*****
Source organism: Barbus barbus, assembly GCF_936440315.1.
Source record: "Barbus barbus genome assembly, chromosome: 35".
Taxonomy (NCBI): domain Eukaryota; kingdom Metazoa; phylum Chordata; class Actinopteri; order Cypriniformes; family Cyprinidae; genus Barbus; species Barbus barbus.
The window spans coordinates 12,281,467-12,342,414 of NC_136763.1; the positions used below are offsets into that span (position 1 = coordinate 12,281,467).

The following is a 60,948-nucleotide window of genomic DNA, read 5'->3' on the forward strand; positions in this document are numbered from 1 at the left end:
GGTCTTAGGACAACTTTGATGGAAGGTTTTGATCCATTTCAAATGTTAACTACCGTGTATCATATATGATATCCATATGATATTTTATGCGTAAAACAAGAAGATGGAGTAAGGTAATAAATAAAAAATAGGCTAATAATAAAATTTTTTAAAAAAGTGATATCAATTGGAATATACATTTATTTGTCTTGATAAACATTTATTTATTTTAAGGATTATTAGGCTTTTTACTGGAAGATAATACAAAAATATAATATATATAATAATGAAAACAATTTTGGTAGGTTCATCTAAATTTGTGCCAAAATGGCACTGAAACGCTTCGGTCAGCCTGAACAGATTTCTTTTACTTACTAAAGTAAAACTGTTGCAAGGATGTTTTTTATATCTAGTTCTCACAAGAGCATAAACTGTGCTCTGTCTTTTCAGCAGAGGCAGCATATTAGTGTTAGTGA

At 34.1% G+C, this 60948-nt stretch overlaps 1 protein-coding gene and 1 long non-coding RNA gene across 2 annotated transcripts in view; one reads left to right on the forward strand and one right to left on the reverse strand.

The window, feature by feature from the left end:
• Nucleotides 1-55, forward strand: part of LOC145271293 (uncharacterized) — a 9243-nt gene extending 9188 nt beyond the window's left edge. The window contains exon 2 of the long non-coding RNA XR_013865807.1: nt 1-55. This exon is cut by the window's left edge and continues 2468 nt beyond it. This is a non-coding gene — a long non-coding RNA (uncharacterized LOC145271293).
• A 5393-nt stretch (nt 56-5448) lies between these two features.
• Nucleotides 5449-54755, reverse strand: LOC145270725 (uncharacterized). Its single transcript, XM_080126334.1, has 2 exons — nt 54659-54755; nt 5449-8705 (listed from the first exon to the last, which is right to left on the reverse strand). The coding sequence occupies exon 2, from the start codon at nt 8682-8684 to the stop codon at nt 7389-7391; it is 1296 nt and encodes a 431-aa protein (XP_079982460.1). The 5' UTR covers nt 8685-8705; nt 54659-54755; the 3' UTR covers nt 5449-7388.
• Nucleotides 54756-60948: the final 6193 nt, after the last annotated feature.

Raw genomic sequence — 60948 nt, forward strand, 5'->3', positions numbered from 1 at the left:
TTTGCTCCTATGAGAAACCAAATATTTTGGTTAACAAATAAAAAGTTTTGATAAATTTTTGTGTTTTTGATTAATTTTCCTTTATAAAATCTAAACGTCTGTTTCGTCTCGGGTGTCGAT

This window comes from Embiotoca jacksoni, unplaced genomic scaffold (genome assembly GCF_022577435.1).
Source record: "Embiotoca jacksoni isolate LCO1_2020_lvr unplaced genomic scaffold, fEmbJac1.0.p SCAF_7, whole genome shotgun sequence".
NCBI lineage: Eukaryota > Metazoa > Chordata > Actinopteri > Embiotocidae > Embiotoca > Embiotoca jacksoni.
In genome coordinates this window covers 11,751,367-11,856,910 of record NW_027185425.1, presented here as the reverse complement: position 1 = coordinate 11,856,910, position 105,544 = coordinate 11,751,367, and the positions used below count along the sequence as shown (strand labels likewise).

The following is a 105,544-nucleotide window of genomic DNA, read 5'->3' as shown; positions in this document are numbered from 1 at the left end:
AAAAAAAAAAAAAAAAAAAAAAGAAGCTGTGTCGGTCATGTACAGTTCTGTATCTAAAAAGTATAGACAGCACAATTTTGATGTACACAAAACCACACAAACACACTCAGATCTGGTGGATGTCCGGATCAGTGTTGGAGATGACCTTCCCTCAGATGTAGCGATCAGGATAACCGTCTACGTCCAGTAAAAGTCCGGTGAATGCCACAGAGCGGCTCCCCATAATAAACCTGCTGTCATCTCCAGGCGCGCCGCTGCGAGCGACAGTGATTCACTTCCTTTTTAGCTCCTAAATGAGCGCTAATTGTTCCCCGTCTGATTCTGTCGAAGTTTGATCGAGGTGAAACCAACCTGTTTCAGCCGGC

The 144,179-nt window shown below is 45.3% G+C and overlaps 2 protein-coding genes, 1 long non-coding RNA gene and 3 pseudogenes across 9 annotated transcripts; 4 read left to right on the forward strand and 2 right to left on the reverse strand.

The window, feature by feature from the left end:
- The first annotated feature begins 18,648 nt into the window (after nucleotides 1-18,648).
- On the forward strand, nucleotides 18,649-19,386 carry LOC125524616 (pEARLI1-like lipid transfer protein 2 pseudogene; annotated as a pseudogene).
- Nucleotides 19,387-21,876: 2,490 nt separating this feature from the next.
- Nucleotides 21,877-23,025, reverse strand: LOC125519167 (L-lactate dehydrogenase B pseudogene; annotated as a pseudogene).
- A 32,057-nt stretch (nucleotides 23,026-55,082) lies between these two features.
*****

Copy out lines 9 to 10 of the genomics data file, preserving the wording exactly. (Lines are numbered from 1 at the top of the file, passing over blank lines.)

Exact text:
• Nucleotides 1-55, forward strand: part of LOC145271293 (uncharacterized) — a 9243-nt gene extending 9188 nt beyond the window's left edge. The window contains exon 2 of the long non-coding RNA XR_013865807.1: nt 1-55. This exon is cut by the window's left edge and continues 2468 nt beyond it. This is a non-coding gene — a long non-coding RNA (uncharacterized LOC145271293).
• A 5393-nt stretch (nt 56-5448) lies between these two features.